They said there would seem to be an exponential decrease in the mitigation effect of the inhibitor with increasing its dose (from 40 to 200 mg/kg of feed dry matter, corresponding to 3-NOP intake of 1 to 4.8 g/cow per day); and a potential decrease in the efficacy of 3-NOP over time, which needs to be further investigated in long-term, full-lactation or multiple-lactation studies.
The red macroalga Asparagopsis taxiformis has a strong CH4 mitigation effect, but studies are needed to determine its feasibility, long-term efficacy, and effects on animal production and health, they continued.
“Asparagopsis spp. do cause a dramatic decrease in CH4 emissions in vivo, but DMI may also decrease (Stefenoni et al., 2021), and there are concerns with the environmental impact of bromoform (ozone layer depletion) and effects on animal health and milk quality (Hegarty et al., 2021; Muizelaar et al., 2021; Stefenoni et al., 2021) ….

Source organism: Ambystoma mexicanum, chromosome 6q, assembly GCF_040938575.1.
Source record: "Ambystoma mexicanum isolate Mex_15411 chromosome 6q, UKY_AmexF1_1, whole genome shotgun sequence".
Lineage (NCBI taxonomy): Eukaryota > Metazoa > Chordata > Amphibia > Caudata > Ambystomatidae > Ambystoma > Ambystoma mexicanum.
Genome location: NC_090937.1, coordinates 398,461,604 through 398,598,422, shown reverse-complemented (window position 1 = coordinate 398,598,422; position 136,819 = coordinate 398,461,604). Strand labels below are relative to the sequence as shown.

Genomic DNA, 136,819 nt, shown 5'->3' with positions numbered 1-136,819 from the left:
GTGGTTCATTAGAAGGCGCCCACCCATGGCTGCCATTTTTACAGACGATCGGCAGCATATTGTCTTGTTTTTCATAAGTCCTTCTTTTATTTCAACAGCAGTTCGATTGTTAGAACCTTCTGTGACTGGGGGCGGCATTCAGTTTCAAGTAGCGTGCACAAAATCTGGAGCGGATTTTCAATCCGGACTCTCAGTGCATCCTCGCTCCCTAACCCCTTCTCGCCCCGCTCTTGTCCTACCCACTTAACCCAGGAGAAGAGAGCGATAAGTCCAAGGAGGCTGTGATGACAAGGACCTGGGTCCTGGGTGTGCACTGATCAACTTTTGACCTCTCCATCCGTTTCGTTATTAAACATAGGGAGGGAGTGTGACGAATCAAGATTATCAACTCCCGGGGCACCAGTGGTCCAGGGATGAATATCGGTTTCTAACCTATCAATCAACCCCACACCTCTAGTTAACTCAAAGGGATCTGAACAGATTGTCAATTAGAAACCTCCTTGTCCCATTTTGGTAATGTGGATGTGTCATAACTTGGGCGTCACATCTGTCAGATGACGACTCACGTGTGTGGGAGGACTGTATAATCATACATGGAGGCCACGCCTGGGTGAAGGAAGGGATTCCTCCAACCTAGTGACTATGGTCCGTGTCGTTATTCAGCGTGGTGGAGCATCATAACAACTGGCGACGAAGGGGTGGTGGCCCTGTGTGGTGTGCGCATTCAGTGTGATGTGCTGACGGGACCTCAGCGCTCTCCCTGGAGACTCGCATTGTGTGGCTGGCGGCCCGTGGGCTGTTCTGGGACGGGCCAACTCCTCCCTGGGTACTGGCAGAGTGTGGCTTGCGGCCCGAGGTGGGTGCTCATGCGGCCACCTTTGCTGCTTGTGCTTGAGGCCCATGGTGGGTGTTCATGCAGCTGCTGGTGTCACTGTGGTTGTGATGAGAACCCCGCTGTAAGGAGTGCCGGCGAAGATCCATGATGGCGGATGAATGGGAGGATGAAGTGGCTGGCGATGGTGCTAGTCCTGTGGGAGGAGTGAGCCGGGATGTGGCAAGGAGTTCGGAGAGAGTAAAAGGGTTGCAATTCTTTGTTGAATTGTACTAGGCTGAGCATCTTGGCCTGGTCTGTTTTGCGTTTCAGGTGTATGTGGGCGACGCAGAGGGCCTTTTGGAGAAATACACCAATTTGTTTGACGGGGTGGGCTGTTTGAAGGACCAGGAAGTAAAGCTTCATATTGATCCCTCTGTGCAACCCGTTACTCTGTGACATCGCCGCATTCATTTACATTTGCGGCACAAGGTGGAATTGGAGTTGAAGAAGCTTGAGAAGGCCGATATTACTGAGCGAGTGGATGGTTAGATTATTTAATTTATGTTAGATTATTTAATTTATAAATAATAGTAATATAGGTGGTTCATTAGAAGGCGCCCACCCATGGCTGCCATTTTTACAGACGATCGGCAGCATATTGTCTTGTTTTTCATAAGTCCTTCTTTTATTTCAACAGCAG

“Research in this novel and exciting field will certainly continue in the near future, but its long-term impact on livestock GHG emissions is difficult to predict.”
Increasing forage digestibility and digestible forage intake has the potential for decreasing enteric CH4 emission intensity and was one of the recommended mitigation practices in the analysis by Hristov et al. (2013b), according to this overview.
Although responses vary, enteric CH4 emissions can be reduced when corn silage replaces grass silage in the diet (Hassanat et al., 2013; Benchaar et al., 2015; Ramin et al., 2021). Feeding legume silages could also lower CH4 emissions compared with grass silage due to their lower fiber concentration (Waghorn et al., 2002; Archimède et al., 2011), noted the scientists.